• 3. The austere traveller: Executive Summary the effect of corporate cutbacks on hotels As a result, executives believe that they will travel less on business in the next 12 months—many significantly less—with executives based in Asia-Pacific and North America likely to see the biggest cutbacks in their travel plans. In contrast, over one-half of those based in Europe believe that the number of their trips will be unchanged. But this will not be the only hardship with which the hotel sector will have to deal. Alongside fewer trips, business travel will also get shorter in duration and, in many cases, companies will expect executives to downgrade from business-class cabins and five-star hotels. It should not come as a shock that in the current climate hotel guests will become more price- sensitive. But it is also the case that executives will be more likely to revert to trusted brands. A smaller hotel budget means taking less of a risk with the unknown: out goes the cultural or luxury leisure experience; better, it seems, to go for a hotel with a uniform level of service across locations. This is particularly true for respondents based in North America and Asia-Pacific. In keeping with the new mood of the times, it is the budget chains that have a good opportunity to expand their market share. But competing on price alone will not be enough. Despite austere times, executives are clear that they expect a minimum level of service. © Economist Intelligence Unit 2009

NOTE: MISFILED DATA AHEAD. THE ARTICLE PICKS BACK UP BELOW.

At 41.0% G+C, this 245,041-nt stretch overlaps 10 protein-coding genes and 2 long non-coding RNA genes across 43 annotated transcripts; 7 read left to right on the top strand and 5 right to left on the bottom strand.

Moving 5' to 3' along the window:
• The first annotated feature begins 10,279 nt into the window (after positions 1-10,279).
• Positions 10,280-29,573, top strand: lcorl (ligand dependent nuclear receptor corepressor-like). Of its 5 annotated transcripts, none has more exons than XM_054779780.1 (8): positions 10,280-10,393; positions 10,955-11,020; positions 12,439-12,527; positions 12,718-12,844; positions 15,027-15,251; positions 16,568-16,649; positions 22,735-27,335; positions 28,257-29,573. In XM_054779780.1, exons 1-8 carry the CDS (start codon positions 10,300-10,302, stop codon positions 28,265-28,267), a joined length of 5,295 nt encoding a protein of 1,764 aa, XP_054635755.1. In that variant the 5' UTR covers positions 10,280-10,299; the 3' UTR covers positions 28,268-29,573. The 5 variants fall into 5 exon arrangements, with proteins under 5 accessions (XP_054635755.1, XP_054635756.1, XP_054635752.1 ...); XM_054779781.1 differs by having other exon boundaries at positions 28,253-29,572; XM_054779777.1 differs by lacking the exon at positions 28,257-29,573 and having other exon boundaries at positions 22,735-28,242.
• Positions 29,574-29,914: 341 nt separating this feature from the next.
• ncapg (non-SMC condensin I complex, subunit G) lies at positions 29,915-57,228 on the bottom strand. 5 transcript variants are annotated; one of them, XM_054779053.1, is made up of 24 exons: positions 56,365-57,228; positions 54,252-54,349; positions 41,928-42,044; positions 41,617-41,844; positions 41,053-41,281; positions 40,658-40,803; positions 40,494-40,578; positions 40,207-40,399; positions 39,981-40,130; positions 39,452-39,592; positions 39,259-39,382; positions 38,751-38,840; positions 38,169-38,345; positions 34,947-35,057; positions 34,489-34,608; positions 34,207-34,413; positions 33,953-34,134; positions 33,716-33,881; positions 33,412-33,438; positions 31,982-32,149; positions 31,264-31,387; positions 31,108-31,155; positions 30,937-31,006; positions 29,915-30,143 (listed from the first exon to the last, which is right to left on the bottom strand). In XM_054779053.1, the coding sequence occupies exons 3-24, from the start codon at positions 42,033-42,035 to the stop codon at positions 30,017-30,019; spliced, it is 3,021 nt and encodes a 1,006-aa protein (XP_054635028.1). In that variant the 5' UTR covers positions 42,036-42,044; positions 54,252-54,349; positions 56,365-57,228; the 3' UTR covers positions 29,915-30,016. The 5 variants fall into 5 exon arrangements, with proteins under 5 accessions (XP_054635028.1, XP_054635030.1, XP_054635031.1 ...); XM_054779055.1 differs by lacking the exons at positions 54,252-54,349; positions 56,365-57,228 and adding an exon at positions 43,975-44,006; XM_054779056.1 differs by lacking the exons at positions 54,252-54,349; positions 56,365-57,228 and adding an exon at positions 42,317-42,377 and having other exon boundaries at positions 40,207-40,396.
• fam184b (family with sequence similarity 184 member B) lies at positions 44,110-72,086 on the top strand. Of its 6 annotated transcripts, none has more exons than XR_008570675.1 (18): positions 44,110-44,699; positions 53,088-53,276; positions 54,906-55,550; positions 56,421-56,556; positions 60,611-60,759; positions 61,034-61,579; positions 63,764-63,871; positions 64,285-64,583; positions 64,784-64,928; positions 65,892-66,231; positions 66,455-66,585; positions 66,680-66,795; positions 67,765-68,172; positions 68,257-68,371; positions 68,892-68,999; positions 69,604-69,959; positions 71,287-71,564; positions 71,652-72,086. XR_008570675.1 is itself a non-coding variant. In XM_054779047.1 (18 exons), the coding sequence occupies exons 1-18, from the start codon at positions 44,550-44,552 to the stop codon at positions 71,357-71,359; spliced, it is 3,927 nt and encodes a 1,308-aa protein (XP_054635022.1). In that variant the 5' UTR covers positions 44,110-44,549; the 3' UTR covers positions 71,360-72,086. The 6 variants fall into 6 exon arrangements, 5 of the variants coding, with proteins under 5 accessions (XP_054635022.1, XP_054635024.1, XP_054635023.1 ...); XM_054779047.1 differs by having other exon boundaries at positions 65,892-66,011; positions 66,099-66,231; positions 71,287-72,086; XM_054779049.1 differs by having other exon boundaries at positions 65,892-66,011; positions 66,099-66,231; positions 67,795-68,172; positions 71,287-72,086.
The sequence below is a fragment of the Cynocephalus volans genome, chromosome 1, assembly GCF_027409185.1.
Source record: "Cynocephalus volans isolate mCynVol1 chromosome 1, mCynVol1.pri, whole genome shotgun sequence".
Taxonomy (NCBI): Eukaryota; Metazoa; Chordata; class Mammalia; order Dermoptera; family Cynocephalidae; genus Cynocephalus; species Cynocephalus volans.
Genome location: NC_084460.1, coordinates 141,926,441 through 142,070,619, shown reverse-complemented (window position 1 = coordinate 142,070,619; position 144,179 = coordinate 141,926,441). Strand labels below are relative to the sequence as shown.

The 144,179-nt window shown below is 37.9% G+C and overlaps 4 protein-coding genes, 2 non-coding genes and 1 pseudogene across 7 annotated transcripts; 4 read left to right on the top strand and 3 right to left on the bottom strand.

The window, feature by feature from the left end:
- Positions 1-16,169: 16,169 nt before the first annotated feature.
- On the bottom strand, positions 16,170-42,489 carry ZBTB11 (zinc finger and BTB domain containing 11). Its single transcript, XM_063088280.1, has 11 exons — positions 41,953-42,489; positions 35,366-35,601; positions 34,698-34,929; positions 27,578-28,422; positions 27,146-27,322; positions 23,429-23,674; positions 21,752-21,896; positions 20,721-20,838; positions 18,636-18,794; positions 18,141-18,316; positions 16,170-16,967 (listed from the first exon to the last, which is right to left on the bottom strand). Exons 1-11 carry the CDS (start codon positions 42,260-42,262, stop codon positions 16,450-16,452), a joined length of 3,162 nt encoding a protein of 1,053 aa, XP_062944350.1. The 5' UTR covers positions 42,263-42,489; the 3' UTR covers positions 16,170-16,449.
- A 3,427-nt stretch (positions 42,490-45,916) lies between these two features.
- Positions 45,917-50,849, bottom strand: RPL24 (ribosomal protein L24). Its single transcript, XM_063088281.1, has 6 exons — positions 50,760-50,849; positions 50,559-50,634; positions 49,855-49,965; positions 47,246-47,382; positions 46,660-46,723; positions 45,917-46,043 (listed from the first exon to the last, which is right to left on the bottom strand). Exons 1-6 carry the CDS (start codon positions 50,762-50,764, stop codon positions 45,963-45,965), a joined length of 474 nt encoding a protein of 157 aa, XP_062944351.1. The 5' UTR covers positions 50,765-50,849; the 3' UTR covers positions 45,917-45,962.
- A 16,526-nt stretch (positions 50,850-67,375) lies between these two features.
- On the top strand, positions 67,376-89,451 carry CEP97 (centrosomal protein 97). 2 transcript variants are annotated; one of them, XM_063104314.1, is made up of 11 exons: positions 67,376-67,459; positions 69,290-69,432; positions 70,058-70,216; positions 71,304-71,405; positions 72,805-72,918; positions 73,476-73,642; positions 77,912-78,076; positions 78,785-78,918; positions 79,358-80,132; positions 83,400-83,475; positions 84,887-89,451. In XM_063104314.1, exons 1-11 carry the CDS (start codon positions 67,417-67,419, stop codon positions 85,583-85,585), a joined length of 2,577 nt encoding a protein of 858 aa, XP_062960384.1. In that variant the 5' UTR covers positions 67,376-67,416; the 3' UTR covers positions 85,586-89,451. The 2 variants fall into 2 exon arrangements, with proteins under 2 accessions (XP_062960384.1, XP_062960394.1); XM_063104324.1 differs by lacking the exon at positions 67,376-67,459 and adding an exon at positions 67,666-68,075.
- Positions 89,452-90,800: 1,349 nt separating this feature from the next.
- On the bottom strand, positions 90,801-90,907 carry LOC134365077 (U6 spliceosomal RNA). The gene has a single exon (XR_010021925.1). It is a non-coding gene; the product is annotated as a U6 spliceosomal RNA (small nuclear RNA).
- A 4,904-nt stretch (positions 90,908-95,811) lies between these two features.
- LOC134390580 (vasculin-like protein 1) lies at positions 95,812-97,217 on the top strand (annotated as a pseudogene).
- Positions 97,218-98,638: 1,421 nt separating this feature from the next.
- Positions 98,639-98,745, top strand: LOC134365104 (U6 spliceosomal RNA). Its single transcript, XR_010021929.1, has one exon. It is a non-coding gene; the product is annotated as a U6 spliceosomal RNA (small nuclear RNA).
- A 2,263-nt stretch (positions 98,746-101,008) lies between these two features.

• 4. The austere traveller: Executive Summary the effect of corporate cutbacks on hotels About the research T he austere traveller: the effect of corporate cutbacks on hotels is an Economist Intelligence Unit executive summary, sponsored by Amadeus. The Economist Intelligence Unit surveyed 354 executives worldwide in November and December 2008 to obtain their views on how the global economic downturn will feed into corporate travel plans, with particular focus on the impact on the hotel sector. All of the executives surveyed travel at least once a quarter for business, with 37% travelling more than once a month and 7% travelling weekly. Forty-four percent of the executives in this survey were C-Level/board level, with the remaining senior executives and other managers. Geographically, respondents were split as follows: North America 29%, Europe 29%, Asia-Pacific 29% and Rest of the World 13%. Amadeus and the Economist Intelligence Unit jointly developed the survey. The Economist Intelligence Unit was responsible for writing and editing the executive summary. Our thanks are due to the survey respondents for their time and insights. NB: Please note that percentages in the tables in this summary may not always add up to 100%. This may be either due rounding, or because survey respondents were offered the option of choosing more than one option per question. © Economist Intelligence Unit 2009